Corinth ‘quiet zone’ proposal moves forward

town_corinth_greenBy Lena Mitchell

Daily Journal Corinth Bureau

CORINTH – An upcoming public hearing will let residents weigh in on implementing a railroad “quiet zone” in Corinth after a hearing was approved Tuesday by city leaders.

The quiet zone would apply to crossings for Norfolk Southern Railway that operates east-west freight train traffic through the city and would not affect the Kansas City Southern rail yard, said Dave Huwe, city director of community planning and development.

The hearing date will be set after conferring with state transportation and railroad officials.

A quiet zone means trains would no longer routinely sound their horns when approaching roadway-railroad street level crossings. However, engineers would not be prevented from sounding the train’s horn during an emergency or if an obstruction is seen on the rails.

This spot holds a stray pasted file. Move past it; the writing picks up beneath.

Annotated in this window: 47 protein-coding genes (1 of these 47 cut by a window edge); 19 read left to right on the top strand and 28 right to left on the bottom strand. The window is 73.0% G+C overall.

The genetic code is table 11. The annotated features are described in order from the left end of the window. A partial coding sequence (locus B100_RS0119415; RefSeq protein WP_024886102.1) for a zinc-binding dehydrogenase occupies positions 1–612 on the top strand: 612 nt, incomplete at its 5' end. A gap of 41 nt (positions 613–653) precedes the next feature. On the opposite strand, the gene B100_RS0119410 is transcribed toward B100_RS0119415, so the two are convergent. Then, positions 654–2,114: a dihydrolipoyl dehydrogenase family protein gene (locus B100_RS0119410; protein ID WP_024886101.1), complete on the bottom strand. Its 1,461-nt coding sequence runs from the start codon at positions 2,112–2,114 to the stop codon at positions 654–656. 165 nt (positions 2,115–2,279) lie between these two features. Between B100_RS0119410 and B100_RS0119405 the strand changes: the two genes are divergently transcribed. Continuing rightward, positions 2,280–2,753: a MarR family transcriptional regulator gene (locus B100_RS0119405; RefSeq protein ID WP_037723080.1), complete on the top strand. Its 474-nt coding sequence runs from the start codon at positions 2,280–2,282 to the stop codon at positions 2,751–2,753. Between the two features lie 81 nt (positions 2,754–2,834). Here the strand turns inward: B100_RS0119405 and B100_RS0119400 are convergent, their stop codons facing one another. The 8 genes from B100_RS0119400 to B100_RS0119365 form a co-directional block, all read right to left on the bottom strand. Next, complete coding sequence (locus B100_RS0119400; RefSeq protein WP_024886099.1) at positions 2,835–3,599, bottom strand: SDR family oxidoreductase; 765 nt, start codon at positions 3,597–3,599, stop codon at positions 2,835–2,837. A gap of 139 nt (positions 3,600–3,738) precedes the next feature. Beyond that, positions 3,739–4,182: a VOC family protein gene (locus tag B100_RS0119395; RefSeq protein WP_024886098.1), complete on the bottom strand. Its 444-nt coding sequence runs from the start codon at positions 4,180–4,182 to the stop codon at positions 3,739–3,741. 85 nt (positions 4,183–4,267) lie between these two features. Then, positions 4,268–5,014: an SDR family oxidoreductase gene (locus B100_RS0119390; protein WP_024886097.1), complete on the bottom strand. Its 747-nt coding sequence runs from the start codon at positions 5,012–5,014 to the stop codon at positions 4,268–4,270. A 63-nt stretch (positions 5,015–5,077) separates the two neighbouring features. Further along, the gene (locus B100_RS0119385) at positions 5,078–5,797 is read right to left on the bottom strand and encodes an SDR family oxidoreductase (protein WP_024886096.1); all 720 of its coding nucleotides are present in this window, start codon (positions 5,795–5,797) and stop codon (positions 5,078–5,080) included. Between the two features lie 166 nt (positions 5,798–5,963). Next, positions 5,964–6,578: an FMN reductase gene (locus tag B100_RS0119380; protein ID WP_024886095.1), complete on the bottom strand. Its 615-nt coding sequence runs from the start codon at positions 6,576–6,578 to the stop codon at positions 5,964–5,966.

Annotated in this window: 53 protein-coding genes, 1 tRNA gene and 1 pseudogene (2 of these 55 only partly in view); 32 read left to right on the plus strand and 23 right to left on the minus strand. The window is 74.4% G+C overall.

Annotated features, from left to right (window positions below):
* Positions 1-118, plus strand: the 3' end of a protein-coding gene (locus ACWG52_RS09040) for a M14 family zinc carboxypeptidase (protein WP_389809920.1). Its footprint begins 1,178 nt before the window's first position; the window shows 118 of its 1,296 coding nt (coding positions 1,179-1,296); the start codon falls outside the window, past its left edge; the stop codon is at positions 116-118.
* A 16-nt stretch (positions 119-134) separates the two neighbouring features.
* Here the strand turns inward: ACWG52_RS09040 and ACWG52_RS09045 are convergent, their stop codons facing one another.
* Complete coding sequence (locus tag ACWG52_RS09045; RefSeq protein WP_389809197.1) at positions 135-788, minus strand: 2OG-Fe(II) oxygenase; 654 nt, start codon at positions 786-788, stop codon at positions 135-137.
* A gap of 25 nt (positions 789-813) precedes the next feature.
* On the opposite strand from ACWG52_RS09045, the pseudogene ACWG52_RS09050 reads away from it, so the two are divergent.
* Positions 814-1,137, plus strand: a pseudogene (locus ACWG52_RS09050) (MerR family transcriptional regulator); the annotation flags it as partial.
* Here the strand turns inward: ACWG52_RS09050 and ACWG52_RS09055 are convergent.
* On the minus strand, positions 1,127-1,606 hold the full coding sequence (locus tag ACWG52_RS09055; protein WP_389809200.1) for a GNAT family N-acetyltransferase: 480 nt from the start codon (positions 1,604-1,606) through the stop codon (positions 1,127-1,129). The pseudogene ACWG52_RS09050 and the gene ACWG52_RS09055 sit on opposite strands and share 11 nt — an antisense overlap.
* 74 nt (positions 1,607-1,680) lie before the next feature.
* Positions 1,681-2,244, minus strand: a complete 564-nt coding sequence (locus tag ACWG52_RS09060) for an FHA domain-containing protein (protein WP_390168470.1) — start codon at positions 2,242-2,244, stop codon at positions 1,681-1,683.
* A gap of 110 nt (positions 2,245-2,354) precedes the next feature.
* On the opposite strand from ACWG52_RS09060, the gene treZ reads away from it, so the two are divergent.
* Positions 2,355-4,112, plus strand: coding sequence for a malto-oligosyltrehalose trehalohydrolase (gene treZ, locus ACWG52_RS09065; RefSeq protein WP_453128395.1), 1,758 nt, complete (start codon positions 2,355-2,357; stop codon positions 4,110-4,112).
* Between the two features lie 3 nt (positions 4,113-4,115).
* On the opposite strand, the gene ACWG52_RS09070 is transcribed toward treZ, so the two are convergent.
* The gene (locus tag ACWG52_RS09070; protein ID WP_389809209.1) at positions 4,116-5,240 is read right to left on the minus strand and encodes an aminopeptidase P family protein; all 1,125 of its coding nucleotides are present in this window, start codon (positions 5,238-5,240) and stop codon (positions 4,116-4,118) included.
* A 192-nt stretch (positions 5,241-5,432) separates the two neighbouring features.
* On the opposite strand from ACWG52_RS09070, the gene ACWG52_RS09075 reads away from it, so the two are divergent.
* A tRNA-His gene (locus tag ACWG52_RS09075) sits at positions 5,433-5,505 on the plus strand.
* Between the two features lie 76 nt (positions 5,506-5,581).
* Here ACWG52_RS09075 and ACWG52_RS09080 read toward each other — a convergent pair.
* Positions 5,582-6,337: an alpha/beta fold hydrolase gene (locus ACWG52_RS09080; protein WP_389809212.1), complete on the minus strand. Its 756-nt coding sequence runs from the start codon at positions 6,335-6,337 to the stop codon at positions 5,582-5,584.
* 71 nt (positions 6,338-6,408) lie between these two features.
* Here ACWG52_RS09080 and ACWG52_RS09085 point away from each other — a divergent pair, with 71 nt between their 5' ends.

Corinth has six crossings that would be included in the quiet zone, from North Parkway Street on the east side of the city to the Smithbridge Road crossing to the west, and Huwe said the transition would cost about $74,000, part of which would be paid by Norfolk Southern.

After discussions with the Mississippi Department of Transportation, Huwe said one rail crossing at Madison Street would need to close, and two other streets which already are one-way in parts of downtown would need to be converted to one-way at the south end where the railroad crossings are.

The two streets affected for one-way traffic are Franklin Street southbound and Taylor Street northbound.

The advantage of making each of the two streets open to one-way traffic only is that the cost of installing crossing safe upgrades would be lower, Huwe said.

New signage and traffic control devices would be installed, including crossing arms that extend all the way across both sides of the road to prevent vehicles from driving around them.

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